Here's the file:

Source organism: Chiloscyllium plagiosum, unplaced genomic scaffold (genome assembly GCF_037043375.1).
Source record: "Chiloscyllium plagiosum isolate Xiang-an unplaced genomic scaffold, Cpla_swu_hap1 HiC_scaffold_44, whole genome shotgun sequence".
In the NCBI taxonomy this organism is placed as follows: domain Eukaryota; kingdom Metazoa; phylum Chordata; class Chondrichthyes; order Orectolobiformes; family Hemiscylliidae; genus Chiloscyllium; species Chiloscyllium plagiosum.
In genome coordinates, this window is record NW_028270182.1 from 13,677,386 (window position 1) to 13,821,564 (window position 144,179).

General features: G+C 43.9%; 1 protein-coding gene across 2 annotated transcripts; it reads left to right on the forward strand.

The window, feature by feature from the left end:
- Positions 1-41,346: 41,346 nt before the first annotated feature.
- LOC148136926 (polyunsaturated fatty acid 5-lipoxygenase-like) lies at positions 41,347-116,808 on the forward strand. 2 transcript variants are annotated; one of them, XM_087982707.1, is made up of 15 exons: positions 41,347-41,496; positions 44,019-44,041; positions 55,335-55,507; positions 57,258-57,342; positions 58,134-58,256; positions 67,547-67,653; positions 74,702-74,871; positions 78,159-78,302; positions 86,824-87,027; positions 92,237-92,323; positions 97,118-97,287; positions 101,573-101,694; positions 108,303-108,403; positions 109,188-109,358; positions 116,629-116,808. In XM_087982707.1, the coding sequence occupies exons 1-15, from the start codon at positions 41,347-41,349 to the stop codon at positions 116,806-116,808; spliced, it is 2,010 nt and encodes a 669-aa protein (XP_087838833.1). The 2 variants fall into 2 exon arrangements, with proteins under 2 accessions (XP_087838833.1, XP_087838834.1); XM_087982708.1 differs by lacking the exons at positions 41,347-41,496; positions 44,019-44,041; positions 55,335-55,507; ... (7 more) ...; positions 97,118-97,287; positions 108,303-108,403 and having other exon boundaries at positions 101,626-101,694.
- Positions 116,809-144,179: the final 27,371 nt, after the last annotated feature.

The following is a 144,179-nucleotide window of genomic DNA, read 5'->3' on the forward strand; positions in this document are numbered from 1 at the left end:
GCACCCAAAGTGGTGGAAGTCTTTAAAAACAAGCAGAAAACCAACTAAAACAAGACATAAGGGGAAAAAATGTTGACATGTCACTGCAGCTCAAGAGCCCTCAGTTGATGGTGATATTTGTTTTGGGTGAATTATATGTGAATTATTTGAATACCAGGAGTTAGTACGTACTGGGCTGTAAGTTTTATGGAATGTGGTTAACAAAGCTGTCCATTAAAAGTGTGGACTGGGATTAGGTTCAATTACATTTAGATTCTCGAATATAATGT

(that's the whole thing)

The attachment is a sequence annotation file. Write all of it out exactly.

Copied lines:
Source organism: Chiloscyllium plagiosum, unplaced genomic scaffold (genome assembly GCF_037043375.1).
Source record: "Chiloscyllium plagiosum isolate Xiang-an unplaced genomic scaffold, Cpla_swu_hap1 HiC_scaffold_44, whole genome shotgun sequence".
In the NCBI taxonomy this organism is placed as follows: domain Eukaryota; kingdom Metazoa; phylum Chordata; class Chondrichthyes; order Orectolobiformes; family Hemiscylliidae; genus Chiloscyllium; species Chiloscyllium plagiosum.
In genome coordinates, this window is record NW_028270182.1 from 13,677,386 (window position 1) to 13,821,564 (window position 144,179).

General features: G+C 43.9%; 1 protein-coding gene across 2 annotated transcripts; it reads left to right on the forward strand.

The window, feature by feature from the left end:
- Positions 1-41,346: 41,346 nt before the first annotated feature.
- LOC148136926 (polyunsaturated fatty acid 5-lipoxygenase-like) lies at positions 41,347-116,808 on the forward strand. 2 transcript variants are annotated; one of them, XM_087982707.1, is made up of 15 exons: positions 41,347-41,496; positions 44,019-44,041; positions 55,335-55,507; positions 57,258-57,342; positions 58,134-58,256; positions 67,547-67,653; positions 74,702-74,871; positions 78,159-78,302; positions 86,824-87,027; positions 92,237-92,323; positions 97,118-97,287; positions 101,573-101,694; positions 108,303-108,403; positions 109,188-109,358; positions 116,629-116,808. In XM_087982707.1, the coding sequence occupies exons 1-15, from the start codon at positions 41,347-41,349 to the stop codon at positions 116,806-116,808; spliced, it is 2,010 nt and encodes a 669-aa protein (XP_087838833.1). The 2 variants fall into 2 exon arrangements, with proteins under 2 accessions (XP_087838833.1, XP_087838834.1); XM_087982708.1 differs by lacking the exons at positions 41,347-41,496; positions 44,019-44,041; positions 55,335-55,507; ... (7 more) ...; positions 97,118-97,287; positions 108,303-108,403 and having other exon boundaries at positions 101,626-101,694.
- Positions 116,809-144,179: the final 27,371 nt, after the last annotated feature.

The following is a 144,179-nucleotide window of genomic DNA, read 5'->3' on the forward strand; positions in this document are numbered from 1 at the left end:
GCACCCAAAGTGGTGGAAGTCTTTAAAAACAAGCAGAAAACCAACTAAAACAAGACATAAGGGGAAAAAATGTTGACATGTCACTGCAGCTCAAGAGCCCTCAGTTGATGGTGATATTTGTTTTGGGTGAATTATATGTGAATTATTTGAATACCAGGAGTTAGTACGTACTGGGCTGTAAGTTTTATGGAATGTGGTTAACAAAGCTGTCCATTAAAAGTGTGGACTGGGATTAGGTTCAATTACATTTAGATTCTCGAATATAATGT